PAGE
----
from The American Heritage® Dictionary of the English Language, 4th Edition
- n. A distinguishing character or symbol written directly beneath or next to and slightly below a letter or number.
- adj. Written beneath.
from Wiktionary, Creative Commons Attribution/Share-Alike License
- n. A type of lettering form written lower than the things around it.
- n. A numerical index into an array.
from the GNU version of the Collaborative International Dictionary of English
- adj. Written below or underneath. (See under iota.) Specifically (Math.), said of marks, figures, or letters (suffixes), written below and usually to the right of other letters to distinguish them. See suffix, n., 2, and subindex.
- n. Anything written below.
from The Century Dictionary and Cyclopedia
- Written beneath: as, the Greek iota (
ι) subscript, so written since the twelfth century in the improper diphthongs ᾳ( α%26ι), ῃ( ηι), ῳ( ωι): opposed to adscript (as in Ἀι, Ἠι, Ὠι). This ιhad become mute by about 200 b. c., and was sometimes written (adscript), sometimes omitted.
- n. Something written beneath.
from WordNet 3.0 Copyright 2006 by Princeton University. All rights reserved.
- n. a character or symbol set or printed or written beneath or slightly below and to the side of another character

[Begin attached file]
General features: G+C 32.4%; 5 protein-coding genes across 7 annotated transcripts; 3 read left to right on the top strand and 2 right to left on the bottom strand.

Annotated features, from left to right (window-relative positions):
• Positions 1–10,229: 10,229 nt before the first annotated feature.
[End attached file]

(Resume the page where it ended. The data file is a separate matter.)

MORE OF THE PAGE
- adj. written or printed below and to one side of another character
Speaking of R-si, I was amused to learn in my mechanical engineering lecture the other day that "Rsys" sys is a subscript is the numerical expression of the reliability of a system.
I will copy text * within a single document* (e.g., symbols with subscripts) and when I paste it within the same document, the formatting (of the subscript) is lost.
Hansen and Quinn give us eight distinct patterns, such as “alpha followed by an epsilon becomes long alpha, alpha followed by epsilon iota becomes long alpha with an iota subscript,” and so on, for eight impossible to memorize (at least for me) rules.
All that is missing for notation is the subscript S on the integration sign to designate surface integral; and this is not particularly unusual or exceptional.
It's simply that Arthur's notation is standard and identical in every respect to what Wolfram does -- excepting only the omission of the subscript S on the integral sign to help underline that it is a surface integral.
There's NO notation difference from the Wolfram reference, apart from using "x" rather than "a" as the integration variable to identify a point on the surface, and omitting the subscript "S" on the integration sign.
The new equation editor, subscript, and superscript tools make it possible for math and science teachers and their students to use Google Docs for more of their document creations.
There is a new subscript and superscript tool that can be used in writing chemical compounds and mathematics equations.
The sign outside said WME2—kind of like a vanity plate, but with a little “M” and a subscript “2.”
University of Chicago Press 2008 journal subscript ...